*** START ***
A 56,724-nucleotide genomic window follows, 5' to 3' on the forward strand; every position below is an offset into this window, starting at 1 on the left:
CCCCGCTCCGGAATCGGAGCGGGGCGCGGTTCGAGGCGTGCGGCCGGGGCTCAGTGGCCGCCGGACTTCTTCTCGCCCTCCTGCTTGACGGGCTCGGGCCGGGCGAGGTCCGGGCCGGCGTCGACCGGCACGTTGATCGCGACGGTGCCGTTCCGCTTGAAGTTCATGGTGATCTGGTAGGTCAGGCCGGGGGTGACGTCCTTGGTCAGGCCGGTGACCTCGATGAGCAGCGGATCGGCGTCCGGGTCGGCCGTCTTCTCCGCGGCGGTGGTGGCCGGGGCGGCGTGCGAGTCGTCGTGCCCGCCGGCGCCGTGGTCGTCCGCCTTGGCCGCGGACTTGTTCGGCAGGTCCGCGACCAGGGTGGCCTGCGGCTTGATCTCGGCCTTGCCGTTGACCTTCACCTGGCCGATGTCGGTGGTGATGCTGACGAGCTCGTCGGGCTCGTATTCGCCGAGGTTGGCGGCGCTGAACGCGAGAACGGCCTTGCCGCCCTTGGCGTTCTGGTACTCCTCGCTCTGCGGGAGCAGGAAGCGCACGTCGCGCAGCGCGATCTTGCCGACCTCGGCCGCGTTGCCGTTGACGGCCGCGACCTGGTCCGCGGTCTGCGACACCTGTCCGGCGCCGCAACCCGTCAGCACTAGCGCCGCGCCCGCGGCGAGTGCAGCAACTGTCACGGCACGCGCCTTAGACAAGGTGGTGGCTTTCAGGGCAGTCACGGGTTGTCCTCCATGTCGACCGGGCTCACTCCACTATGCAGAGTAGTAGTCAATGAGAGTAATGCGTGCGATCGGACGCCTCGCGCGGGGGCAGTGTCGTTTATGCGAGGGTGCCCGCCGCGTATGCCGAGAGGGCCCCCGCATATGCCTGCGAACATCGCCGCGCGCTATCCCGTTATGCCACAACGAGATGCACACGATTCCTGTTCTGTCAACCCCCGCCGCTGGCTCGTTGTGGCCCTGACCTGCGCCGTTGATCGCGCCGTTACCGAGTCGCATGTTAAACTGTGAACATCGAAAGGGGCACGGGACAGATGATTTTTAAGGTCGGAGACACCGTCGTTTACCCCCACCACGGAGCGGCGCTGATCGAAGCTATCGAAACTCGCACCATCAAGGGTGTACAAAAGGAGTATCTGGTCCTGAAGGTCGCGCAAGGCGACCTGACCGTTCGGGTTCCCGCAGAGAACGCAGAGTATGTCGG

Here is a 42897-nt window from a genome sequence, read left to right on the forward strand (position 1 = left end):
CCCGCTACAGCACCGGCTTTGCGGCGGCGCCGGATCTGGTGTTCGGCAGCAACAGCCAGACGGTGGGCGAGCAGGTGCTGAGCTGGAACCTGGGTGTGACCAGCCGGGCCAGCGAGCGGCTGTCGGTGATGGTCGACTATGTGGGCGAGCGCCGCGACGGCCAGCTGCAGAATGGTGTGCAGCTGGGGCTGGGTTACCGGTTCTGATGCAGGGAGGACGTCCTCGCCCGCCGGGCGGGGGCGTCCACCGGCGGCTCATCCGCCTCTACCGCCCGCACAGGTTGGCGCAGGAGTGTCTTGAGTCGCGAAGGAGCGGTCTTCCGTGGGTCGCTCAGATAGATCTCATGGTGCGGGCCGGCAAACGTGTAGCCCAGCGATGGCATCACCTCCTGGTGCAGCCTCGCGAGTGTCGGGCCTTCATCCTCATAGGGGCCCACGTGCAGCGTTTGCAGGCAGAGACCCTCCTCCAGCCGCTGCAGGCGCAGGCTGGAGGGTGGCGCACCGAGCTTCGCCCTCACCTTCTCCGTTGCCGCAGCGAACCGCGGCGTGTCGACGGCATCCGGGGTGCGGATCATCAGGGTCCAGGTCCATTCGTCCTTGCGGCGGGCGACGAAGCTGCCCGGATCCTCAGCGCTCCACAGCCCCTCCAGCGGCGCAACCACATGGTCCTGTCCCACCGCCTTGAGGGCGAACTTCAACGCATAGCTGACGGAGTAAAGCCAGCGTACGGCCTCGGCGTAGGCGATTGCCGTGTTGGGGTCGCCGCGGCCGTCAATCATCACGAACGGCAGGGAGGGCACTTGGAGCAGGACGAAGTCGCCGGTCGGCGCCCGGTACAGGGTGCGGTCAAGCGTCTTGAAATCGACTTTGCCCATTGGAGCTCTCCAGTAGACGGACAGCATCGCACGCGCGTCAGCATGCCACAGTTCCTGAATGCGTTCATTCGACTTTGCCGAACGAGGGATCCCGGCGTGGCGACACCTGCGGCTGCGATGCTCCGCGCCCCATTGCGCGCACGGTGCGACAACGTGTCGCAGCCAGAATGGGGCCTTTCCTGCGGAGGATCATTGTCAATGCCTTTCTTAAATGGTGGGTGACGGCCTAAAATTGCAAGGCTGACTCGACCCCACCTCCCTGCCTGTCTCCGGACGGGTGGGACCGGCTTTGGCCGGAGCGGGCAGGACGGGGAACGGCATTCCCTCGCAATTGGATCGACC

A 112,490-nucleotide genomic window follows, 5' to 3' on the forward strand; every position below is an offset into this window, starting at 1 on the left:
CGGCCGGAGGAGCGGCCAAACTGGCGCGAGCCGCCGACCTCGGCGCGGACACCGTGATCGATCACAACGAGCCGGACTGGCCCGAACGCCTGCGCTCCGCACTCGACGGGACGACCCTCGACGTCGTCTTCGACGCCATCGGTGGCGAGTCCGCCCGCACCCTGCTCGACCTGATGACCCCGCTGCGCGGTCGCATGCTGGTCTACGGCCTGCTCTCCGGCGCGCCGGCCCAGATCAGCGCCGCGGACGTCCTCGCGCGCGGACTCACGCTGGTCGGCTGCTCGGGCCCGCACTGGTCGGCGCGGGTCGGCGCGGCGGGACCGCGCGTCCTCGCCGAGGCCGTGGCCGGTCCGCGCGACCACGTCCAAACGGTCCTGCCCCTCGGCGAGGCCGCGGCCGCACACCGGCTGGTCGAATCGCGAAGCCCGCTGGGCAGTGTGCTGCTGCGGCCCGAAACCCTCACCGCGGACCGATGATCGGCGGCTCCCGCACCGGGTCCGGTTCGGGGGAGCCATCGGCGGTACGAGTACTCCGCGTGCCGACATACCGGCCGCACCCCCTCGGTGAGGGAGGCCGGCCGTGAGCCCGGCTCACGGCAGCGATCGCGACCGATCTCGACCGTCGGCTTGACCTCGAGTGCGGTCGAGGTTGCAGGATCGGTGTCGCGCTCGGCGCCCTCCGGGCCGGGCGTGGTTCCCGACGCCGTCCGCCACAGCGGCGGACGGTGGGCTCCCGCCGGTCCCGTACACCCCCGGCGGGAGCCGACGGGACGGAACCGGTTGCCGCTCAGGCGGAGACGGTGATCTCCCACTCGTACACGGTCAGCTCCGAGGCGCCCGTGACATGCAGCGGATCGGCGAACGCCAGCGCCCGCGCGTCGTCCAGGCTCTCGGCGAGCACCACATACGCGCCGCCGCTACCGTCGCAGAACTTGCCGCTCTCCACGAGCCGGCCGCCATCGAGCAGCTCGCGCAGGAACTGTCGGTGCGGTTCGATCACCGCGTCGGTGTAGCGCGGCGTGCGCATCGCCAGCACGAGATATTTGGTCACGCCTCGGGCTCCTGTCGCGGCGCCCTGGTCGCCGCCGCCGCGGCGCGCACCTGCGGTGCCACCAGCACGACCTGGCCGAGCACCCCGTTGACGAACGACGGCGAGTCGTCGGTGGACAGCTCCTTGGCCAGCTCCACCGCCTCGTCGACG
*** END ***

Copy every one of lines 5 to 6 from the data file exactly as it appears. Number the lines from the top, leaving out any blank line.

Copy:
A 112,490-nucleotide genomic window follows, 5' to 3' on the forward strand; every position below is an offset into this window, starting at 1 on the left:
CGGCCGGAGGAGCGGCCAAACTGGCGCGAGCCGCCGACCTCGGCGCGGACACCGTGATCGATCACAACGAGCCGGACTGGCCCGAACGCCTGCGCTCCGCACTCGACGGGACGACCCTCGACGTCGTCTTCGACGCCATCGGTGGCGAGTCCGCCCGCACCCTGCTCGACCTGATGACCCCGCTGCGCGGTCGCATGCTGGTCTACGGCCTGCTCTCCGGCGCGCCGGCCCAGATCAGCGCCGCGGACGTCCTCGCGCGCGGACTCACGCTGGTCGGCTGCTCGGGCCCGCACTGGTCGGCGCGGGTCGGCGCGGCGGGACCGCGCGTCCTCGCCGAGGCCGTGGCCGGTCCGCGCGACCACGTCCAAACGGTCCTGCCCCTCGGCGAGGCCGCGGCCGCACACCGGCTGGTCGAATCGCGAAGCCCGCTGGGCAGTGTGCTGCTGCGGCCCGAAACCCTCACCGCGGACCGATGATCGGCGGCTCCCGCACCGGGTCCGGTTCGGGGGAGCCATCGGCGGTACGAGTACTCCGCGTGCCGACATACCGGCCGCACCCCCTCGGTGAGGGAGGCCGGCCGTGAGCCCGGCTCACGGCAGCGATCGCGACCGATCTCGACCGTCGGCTTGACCTCGAGTGCGGTCGAGGTTGCAGGATCGGTGTCGCGCTCGGCGCCCTCCGGGCCGGGCGTGGTTCCCGACGCCGTCCGCCACAGCGGCGGACGGTGGGCTCCCGCCGGTCCCGTACACCCCCGGCGGGAGCCGACGGGACGGAACCGGTTGCCGCTCAGGCGGAGACGGTGATCTCCCACTCGTACACGGTCAGCTCCGAGGCGCCCGTGACATGCAGCGGATCGGCGAACGCCAGCGCCCGCGCGTCGTCCAGGCTCTCGGCGAGCACCACATACGCGCCGCCGCTACCGTCGCAGAACTTGCCGCTCTCCACGAGCCGGCCGCCATCGAGCAGCTCGCGCAGGAACTGTCGGTGCGGTTCGATCACCGCGTCGGTGTAGCGCGGCGTGCGCATCGCCAGCACGAGATATTTGGTCACGCCTCGGGCTCCTGTCGCGGCGCCCTGGTCGCCGCCGCCGCGGCGCGCACCTGCGGTGCCACCAGCACGACCTGGCCGAGCACCCCGTTGACGAACGACGGCGAGTCGTCGGTGGACAGCTCCTTGGCCAGCTCCACCGCCTCGTCGACG